One day during a soccer game a group of men arrived and they took a man “you can pick him up later…to be buried" they said. Many others were intercepted in the rivers and their belongings and supplies were stolen, the Army threw bombs and a girl was killed, the Drug gangs fight with the guerrillas, disputing routes for coca laboratories and exits to the Pacific Ocean ... the Wounaans are being killed!

They have lived crowded in this coliseum for a couple of months, forced to dress up as mestizos, and mocked by society. Waiting for help promised by an indifferent government but nothing ever happens, despite the fact they only have an infinite patience as their only weapon in response.

At the end and following their steps a couple of months later I have witness how they had dispersed without hope, some of them arrived in Bogota and they are crowded in cold bedrooms located in the suburbs, some Wounaan women do not speak Spanish, children suffer harassment and bullying at schools, men get a low-income jobs, as a result the community dissolves and loses all its identity.

Thanks to my Wounaan friend Plinio who has been a key piece, I have had access to those women weavers who are actually living in the city and I have encouraged them to work on my new Werregue Summer Collection 2018 and 2019 making accessories.

They used to weave fine baskets that took months of hard work and my challenge was to involve them in jewelry making, at the beginning it sounded it as a crazy idea and it generated opposition, I thought it was not going to happen, but astonished, I have seen positive results that overpass my expectations.

Just a few months after our meeting a group of women weavers are producing beautiful and intricate designs with lots of details that require specific handiness, now we have accurate pieces of jewelry with artistic quality (bracelets, bangles, earrings sets, necklaces charms).

We have done it, a bunch of families and their women can be sustainable and productive again and make enough incomes to make their living. I just want to add that if we obtain adequate support from international markets and a positive response to our products, more and more families will enjoy the benefits of being the main actor on preserving traditions through the crafts making.

Magno Caterino Maecha Lopez
Bogotá, febrero 24 /2018

*Translated by Miller Sthewar

Desplazamiento Forzado

Solo una vez me fue posible visitar la comunidad Wounaan en su propio territorio, acceder al resguardo de “la gente del agua” no es una tarea fácil, muchas horas en autobús por una carretera que se inició hace 15 años y que nunca se termina, como si la selva se extendiera caprichosa bajo los intentos de sembrarla de asfalto, llegar a un puerto fluvial abarrotado de ojos espías que te observan, apretarse en una lancha bajo un sol húmedo y baboso, ascender los ríos majestuosos y la selva llena de maravillas y riquezas que hasta unos pocos años parecían sin fin.
No hable con nadie, no pregunte y no tome fotografías me dice mi guía y amigo Plinio, de pronto en un giro del rio una valla extendida de árbol a árbol que promociona y exalta la vida de un comandante guerrillero, un recordatorio que anuncia la entrada en territorios disputados con otras bandas armadas.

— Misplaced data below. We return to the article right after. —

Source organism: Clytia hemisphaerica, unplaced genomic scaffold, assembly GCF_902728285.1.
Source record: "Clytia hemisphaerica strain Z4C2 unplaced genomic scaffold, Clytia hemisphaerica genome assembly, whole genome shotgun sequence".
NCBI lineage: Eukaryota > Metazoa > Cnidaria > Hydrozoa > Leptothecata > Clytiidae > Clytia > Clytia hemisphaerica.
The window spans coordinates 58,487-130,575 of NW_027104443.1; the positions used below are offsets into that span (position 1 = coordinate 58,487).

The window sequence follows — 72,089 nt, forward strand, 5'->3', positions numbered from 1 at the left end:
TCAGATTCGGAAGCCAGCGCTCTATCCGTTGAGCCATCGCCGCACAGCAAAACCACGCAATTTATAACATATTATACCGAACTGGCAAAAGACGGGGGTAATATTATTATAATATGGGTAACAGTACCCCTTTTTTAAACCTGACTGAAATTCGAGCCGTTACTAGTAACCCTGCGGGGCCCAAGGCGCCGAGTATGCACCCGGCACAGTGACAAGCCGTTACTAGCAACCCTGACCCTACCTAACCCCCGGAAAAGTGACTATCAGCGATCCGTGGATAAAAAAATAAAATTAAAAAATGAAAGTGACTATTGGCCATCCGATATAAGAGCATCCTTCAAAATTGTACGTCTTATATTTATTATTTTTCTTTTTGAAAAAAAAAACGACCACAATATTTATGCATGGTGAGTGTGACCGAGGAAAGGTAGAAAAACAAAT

La comunidad es pequeña, solo una fila de casas madera que siguen la dirección del rio y no más de 200 personas semidesnudas. Me invitan a almorzar arroz y un poco de tortuga de tierra cocida en su propio caparazón y el día se acuesta sobre el cauce del rio. Una semana compartimos y recorrimos algunos lugares, como el antiguo asentamiento de su pueblo hoy en día abandonado.

Seis meses después tengo que visitar a la misma comunidad en un coliseo de deportes que se han tomado masivamente por que fueron obligados a abandonar sus tierras.
Un día llegaron unos hombres durante un partido de futbol y se llevaron un hombre diciendo que más tarde podrían recoger su cadáver para sepultarlo, muchos otros interceptados en los ríos y sus pertenencias y abastos robados, el ejército lanzo unas bombas y mato una muchacha, las bandas de narcotraficantes combaten con las guerrillas disputando rutas para laboratorios de coca y salidas al océano pacifico……los indígenas están siendo asesinados!

Un par de meses han vivido hacinados en el coliseo, obligados a vestirse como mestizos, soportando las burlas, recibiendo promesas de las autoridades y nada, solo tienen la infinita paciencia de los indios, su única arma y respuesta. Al final se han dispersado sin esperanza, algunos han llegado a Bogotá y se amontonan en cuartos fríos en los barrios más pobres de la ciudad, algunas señoras indias no hablan español, los niños sufren acoso en las escuelas, los hombres tienen que alquilarse por días como obreros de construcción, la comunidad se disuelve y pierde toda su identidad.

Por intermedio de mi amigo indígena tengo acceso a las señoras indias que viven en mi ciudad y que saben tejer; les propongo fabricar accesorios en Werregue para mi nueva colección de verano. Acostumbradas a producir solo cestería fina que toma meses de trabajo para una pieza, la idea parece absurda y recibe tanta resistencia que pienso que no se lograra ninguna pieza nueva pero vaya sorpresa, los resultados exceden mis expectativas y en pocos meses tengo organizado un grupo que produce hermosos e intrincados brazaletes, dijes para collar, pulseras y aretes.

Lo hemos logrado, al menos en un puñado de familias las mujeres pueden ser productivas de nuevo y recibir ingresos de forma regular. Solo me resta ahora que la respuesta del público norteamericano sea positiva y obtenga algunos pedidos para continuar ofreciendo esta oportunidad a los hermanos Wounaan.

Magno caterino
Bogotá, febrero 24 /2018